Showing 8 posts by Taylor A. Gast.
In 2016 Lansing, MI's Board of Water and Light fell victim to a cyber-attack that resulted in $2.4 million in costs, including a $25,000 ransom paid to the perpetrators. In the aftermath of the breach, BWL announced that it was filing for a $1.9 million insurance claim under its cyber insurance policy, including $2 million in covered losses, less a $10,000 deductible.
There is a lot at stake for businesses when it comes to cyber-crime, which is why more and more businesses are investigating and purchasing cyber insurance to hedge against the risks associated with cyber security and data privacy. Read More ›
No matter how carefully, thoughtfully and diligently a company works to prevent it, data breaches happen. Company management, IT teams and outside consultants can do everything right and still end up dealing with a breach. That means that knowing how to best respond when (not if) a breach happens should be part of every company’s data protection strategy.
We recommend that every company assemble a security breach team, consisting of individuals inside and outside of the organization who possess different skill sets. This may include technology officers, as well as staff from IT, human resources, communications, legal departments, outside counsel, and outside vendors. The composition of the team will depend on the type and size of the organization, but each member should be in a position and have skills that enable the organization to quickly and properly respond to an incident. The team must also be equipped, authorized and empowered to evaluate and immediately react to an incident once it has occurred. Read More ›
We recently wrote about how a Cyberattack on Lansing, Michigan's Board of Water and Light ("BWL") resulted in costs nearing $2 million for technical support and equipment upgrades. In fact, BWL's total costs have now stretched to $2.4 million, including a $25,000 ransom paid to the attackers. These facts underscore that the costs of such attacks can be enormous, especially when ransomware is involved. Read More ›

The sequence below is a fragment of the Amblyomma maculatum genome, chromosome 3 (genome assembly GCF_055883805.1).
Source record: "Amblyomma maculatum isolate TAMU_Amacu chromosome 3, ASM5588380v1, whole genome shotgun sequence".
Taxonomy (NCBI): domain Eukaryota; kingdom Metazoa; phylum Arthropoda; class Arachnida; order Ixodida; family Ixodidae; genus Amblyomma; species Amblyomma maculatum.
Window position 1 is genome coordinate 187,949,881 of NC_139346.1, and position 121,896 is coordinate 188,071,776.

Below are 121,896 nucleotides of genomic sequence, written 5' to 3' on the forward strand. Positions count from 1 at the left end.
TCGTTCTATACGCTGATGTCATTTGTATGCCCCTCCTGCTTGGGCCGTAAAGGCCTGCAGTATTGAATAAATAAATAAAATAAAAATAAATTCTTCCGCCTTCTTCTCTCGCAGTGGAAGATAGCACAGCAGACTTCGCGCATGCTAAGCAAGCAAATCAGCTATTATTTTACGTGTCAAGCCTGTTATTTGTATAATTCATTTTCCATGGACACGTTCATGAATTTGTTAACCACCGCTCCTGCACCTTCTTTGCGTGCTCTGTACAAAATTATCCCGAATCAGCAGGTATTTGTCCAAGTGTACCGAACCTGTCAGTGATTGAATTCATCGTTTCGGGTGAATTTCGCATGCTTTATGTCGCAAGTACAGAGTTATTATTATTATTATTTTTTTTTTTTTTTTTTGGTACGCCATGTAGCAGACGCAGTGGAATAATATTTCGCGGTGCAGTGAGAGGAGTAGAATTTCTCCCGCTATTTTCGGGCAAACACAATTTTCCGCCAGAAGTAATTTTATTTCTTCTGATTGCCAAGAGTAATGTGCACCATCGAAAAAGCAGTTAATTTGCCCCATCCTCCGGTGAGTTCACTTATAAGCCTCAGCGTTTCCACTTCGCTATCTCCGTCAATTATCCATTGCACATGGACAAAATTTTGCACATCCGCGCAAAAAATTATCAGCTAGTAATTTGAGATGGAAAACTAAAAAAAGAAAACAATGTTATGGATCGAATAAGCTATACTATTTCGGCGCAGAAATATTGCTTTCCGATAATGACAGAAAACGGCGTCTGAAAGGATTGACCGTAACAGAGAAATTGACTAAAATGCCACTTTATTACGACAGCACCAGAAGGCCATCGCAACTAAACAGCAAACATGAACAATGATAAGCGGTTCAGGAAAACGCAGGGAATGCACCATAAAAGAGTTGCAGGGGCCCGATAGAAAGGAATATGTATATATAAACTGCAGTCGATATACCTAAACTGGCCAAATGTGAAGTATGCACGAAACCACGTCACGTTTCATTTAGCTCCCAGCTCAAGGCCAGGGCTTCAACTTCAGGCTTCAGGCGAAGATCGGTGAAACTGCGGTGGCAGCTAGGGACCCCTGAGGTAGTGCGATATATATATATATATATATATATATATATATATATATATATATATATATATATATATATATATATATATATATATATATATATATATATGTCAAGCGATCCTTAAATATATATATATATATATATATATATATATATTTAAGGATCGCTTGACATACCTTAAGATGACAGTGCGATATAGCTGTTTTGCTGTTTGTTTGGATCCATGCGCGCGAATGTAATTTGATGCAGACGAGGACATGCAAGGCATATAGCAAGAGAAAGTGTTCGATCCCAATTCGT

A recent decision by the U.S. Court of Appeals for the Sixth Circuit (the “Sixth Circuit”) may make it easier for plaintiffs to bring costly lawsuits against companies that allow sensitive data to fall into the wrong hands. Most troubling from a company's perspective, the Sixth Circuit used language that some states legally require in data breach notification letters to justify allowing the case to move forward. Read more about this case here.
It sounds like something out of a Hollywood screenplay: foreign hackers, possibly from Russia, induce an unsuspecting employee of a major utility company to click on an email attachment that is infected with malware, enabling the hackers to cripple the utility’s computer systems unless a ransom is paid. Unfortunately, this story is fact, not fiction. Read More ›
Employers Should Audit and Update Employment-Related Policies and Agreements in Light of New “Defend Trade Secrets Act”
President Obama recently signed the Defend Trade Secrets Act (the “Act”) into law. The Act creates a new cause of action - which became effective immediately - for trade secret misappropriation.
Prior to the Act, civil claims for trade secret misappropriation were primarily governed by state law. The Act creates federal jurisdiction for claims brought under the Act, which provides plaintiffs with the option to sue in federal court. Read More ›
On June 21, 2016, the Federal Aviation Administration (“FAA”) released its much-awaited operational rules for drones. We have been tracking these rules for the last year. The biggest change from the proposed rules to final rules is that the final rules eliminate the need for commercial drone operators to obtain a manned aircraft pilot's license. Instead, drone operators will have to pass a knowledge test for unmanned aircraft. The test will be administered at FAA approved testing centers nationwide. Read More ›
One of this year's hottest gifts now comes with a registration requirement according to newly-released Federal Aviation Administration regulations.
On December 14, 2015 the FAA announced that drone owners must register with the FAA before their drone's first outdoor flight. The registration requirement applies to drones that weigh between 0.55 and 55 pounds. Noncommercial users may register through a new web-based system while commercial users must submit a paper application at this time. The $5 registration fee will be waived between December 21, 2015 and January 20, 2016, and all drones must be registered by February 19, 2016. The FAA will provide users with identification numbers which must be marked on any drones that a registered user flies. Read More ›